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Muffaletta Maintenance

Progress Grocery may be gone from Decatur Street, but LUIGI'S FINE FOODS helps keep the Italian sandwich tradition alive.



If you brave a stroll down Decatur Street on just about any afternoon, you're bound to see at least one camera-slung couple debating between two Italian groceries -- just one trinket shop apart -- in which to eat lunch. One grocery will have a familiar name and a queue so long it'll be impossible for them to discern whether waiting it out will mean they're food-savvy travelers or tourism casualties (both, by the way, would be true). The slogan in the second grocery's window, "mo cheaper, mo better," will catch the couple's eye, as will the significantly shorter wait -- all the more time for beignets later. Nudge them into Luigi's Fine Foods and they'll thank you afterwards. One of them might even ask, as he licks the sandwich paper clean, "What exactly was the name of that sandwich again?"

That would be a muffaletta, sir, a sandwich the size of a frisbee that is so New Orleans that, along with gumbo and king cake, it was omitted from the 892-page, world-encompassing Oxford Companion to Food. For nearly 80 years, the two muffaletta hotspots on Decatur Street were Progress Grocery, opened in the 1920s by the Perrone Family, and Central Grocery, opened even earlier by Salvatore Lupo, who is credited with inventing the sandwich. When the Perrones sold their building at 915 Decatur St. last year (they still wholesale their olive salad over the Internet), there was potential that Lupo's descendents at Central would be the block's sole reminders of a time when Italian immigrant families were the only one's eating muffalettas in the French Quarter.

But if you happen to have been a Progress disciple, you'll exalt at recognizing a man seated at the rear of what is now Luigi's, slicing salami into wispy disks and cutting wedges of imported Provolone from a wheel for neighborhood women who don't yet have a one-stop supermarket in their own backyard. Mario, a quiet, slick-haired man who worked at Progress for 40 years, now seems to be Luigi's resident seer. When a frazzled tourist scuttles in looking through the truffle oils and panettone for "those biscuit things that Brennan's puts under their eggs Benedict," Mario swivels from his slicer with the speed of Canal Street traffic at 5 p.m. and asks, "You mean Holland Rusks?" He remains at his post because the contingent of French Quarter Italians that purchased the building decided to maintain its muffaletta customs. Luigi's ownership is split among a trio of men also linked to Matassa's Grocery (Luigi is Louis Matassa), Vieux Carré Wine & Spirits and the French Market Restaurant.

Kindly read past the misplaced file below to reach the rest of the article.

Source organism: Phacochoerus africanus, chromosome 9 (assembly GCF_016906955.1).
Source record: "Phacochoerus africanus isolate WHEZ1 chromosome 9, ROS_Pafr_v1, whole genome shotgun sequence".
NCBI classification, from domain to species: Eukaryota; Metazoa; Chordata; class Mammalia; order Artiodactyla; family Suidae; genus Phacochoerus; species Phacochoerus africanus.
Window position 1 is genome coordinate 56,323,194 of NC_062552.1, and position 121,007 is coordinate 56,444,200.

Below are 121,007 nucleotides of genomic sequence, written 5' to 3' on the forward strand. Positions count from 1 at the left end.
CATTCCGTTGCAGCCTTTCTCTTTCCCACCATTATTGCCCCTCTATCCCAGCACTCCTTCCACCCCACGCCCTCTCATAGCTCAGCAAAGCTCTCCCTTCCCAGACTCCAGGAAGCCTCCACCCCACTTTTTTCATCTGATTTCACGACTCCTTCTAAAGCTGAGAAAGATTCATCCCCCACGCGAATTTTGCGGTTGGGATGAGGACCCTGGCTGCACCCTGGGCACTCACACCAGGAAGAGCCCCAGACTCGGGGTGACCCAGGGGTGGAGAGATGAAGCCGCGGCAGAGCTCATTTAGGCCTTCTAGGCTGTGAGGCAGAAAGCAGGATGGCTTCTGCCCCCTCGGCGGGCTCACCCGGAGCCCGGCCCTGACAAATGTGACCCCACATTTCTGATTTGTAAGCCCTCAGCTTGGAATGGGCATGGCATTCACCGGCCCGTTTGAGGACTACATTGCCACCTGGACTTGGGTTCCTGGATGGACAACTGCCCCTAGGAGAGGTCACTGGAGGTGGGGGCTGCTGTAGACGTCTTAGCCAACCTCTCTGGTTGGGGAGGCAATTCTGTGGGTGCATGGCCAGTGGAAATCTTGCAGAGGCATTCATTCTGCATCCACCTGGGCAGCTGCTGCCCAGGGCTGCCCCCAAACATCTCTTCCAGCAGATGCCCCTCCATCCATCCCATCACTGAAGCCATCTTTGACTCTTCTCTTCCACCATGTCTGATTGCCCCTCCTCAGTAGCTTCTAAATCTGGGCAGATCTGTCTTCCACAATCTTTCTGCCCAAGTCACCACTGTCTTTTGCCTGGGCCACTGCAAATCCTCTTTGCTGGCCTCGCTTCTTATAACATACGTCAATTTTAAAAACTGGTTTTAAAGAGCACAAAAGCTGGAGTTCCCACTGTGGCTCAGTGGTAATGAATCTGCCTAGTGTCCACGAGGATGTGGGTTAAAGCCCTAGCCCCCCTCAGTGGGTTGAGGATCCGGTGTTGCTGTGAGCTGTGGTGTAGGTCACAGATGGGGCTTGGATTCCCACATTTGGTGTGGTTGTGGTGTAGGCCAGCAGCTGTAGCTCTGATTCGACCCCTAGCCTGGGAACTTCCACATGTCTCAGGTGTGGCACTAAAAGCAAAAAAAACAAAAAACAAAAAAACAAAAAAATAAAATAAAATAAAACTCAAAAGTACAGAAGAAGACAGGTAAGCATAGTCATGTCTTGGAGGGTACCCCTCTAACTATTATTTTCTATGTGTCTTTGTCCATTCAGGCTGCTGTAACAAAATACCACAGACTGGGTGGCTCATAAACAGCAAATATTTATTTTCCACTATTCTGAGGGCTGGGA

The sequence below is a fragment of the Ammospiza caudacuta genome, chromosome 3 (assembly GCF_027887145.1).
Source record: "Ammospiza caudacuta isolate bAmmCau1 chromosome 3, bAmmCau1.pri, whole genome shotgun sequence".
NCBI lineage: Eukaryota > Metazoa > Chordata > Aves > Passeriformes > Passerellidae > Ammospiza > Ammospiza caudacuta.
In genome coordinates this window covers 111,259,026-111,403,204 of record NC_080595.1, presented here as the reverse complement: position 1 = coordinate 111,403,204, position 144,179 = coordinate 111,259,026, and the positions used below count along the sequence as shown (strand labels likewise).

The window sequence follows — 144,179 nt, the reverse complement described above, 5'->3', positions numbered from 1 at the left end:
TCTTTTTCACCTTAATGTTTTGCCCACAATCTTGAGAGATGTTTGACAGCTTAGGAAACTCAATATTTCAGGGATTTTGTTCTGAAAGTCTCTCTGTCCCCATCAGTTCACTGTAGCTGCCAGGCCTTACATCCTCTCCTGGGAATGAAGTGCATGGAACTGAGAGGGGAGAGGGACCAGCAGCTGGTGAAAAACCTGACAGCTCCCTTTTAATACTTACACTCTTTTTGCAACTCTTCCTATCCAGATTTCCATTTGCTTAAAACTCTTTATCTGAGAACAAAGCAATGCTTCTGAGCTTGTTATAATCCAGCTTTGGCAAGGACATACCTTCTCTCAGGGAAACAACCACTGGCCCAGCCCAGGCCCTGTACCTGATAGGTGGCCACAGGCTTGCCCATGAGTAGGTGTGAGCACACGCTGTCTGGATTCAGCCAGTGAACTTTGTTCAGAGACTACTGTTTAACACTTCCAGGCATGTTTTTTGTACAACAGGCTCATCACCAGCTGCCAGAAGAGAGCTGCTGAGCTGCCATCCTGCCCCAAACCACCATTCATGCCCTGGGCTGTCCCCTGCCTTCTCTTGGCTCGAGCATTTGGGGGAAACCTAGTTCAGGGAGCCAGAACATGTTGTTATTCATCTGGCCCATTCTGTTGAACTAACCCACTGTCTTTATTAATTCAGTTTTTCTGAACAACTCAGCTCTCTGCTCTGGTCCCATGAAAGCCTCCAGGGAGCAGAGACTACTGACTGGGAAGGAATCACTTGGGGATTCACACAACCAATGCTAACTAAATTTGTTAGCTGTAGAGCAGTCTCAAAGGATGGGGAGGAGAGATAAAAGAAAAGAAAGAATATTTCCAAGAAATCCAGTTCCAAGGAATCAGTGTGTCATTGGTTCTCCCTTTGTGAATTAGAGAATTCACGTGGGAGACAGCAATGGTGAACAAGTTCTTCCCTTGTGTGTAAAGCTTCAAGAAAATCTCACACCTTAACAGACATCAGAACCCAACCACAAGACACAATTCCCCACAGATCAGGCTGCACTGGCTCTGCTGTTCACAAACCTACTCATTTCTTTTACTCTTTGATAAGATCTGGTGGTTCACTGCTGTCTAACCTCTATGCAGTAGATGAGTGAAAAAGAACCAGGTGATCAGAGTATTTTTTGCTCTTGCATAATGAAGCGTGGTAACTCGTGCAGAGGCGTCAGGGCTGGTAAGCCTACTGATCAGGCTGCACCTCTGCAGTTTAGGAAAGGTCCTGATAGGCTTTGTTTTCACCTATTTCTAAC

Like in Progress' day, Luigi's house muffalettas are made on loaves of airy, sesame-coated United Bakery bread. And they're still good. You can get a Regular made with ham, salami and provolone, or a Special with mortadella, a sort of garlicky bologna; the Russell, made like the Special with extra prosciutto and longhorn cheese, is Luigi's showstopper and the version I would order again. The cheddar-orange cheese seems misplaced, like Brie on a Big Mac, but the prosciutto adds a chewy, pleasantly gamey dimension. And the olive salad -- oh, that olive salad! -- is a tangy, rough-chopped burlesque of green olives, capers, cauliflower, carrots, celery, olive oil, garlic and herbs. There's nothing earth-shattering in the difference between these and other muffalettas also made with superlative olive salads around town; face it, the subtlety between deli meats and cheeses pales under the influence of a great olive salad. If you were to conduct a taste test between Luigi's muffaletta and a muffaletta at one of its main competitors on a random afternoon like I did, however, Luigi's might very well win, if only by the width of an oregano leaf. Softer bread, more olive salad and a smaller price tag tipped the scales.

As much ink as muffalettas deserve, Luigi's lasagna is such a tempting combination of swarthy Italiana and New Orleans excess that it could be outlawed in stricter quarters. The red sauce, accounting for most of the dish, is the color of a dirty fire engine and twice as loud in pepper and spice. Ground beef, herbed ricotta, lasagna noodles and hard-cooked egg participate in the same behind-the-scenes style of a great movie composer. Vivacious meatballs are similarly spiced, moist and without concern for keeping their shapes; meatball po-boys are thus so fine that finishing one is as bittersweet as reaching the back cover of a favorite novel. Chef Nick Ruffino, who will tell you all about the French Quarter's former Italian bakeries, restaurants and theaters, concocts simple soup combinations like long-simmered lentils with garlic and minestrone with chicken. If not fabulous, stuffed artichokes and raisin bread pudding are competent specimens of more local fare.

Whatever your order, expect it to come bundled as if prepared for a long journey, but don't shy away from unwrapping it in the grocery and joining in the banter. It'll soon become clear that, even if families from Boise, Idaho, account for more muffaletta sales than Italians do on the average afternoon, the sun is long not set on the spirit behind the Decatur Street muffaletta.

The slogan at LUIGI'S FINE FOODS is ?mo cheaper, mo better,? and its three versions of muffalettas (along with a decadent lasagna) argue the point very well, as young Tavish McGrain can attest. - CHERYL GERBER
  • Cheryl Gerber
  • The slogan at LUIGI'S FINE FOODS is ?mo cheaper, mo better,? and its three versions of muffalettas (along with a decadent lasagna) argue the point very well, as young Tavish McGrain can attest.

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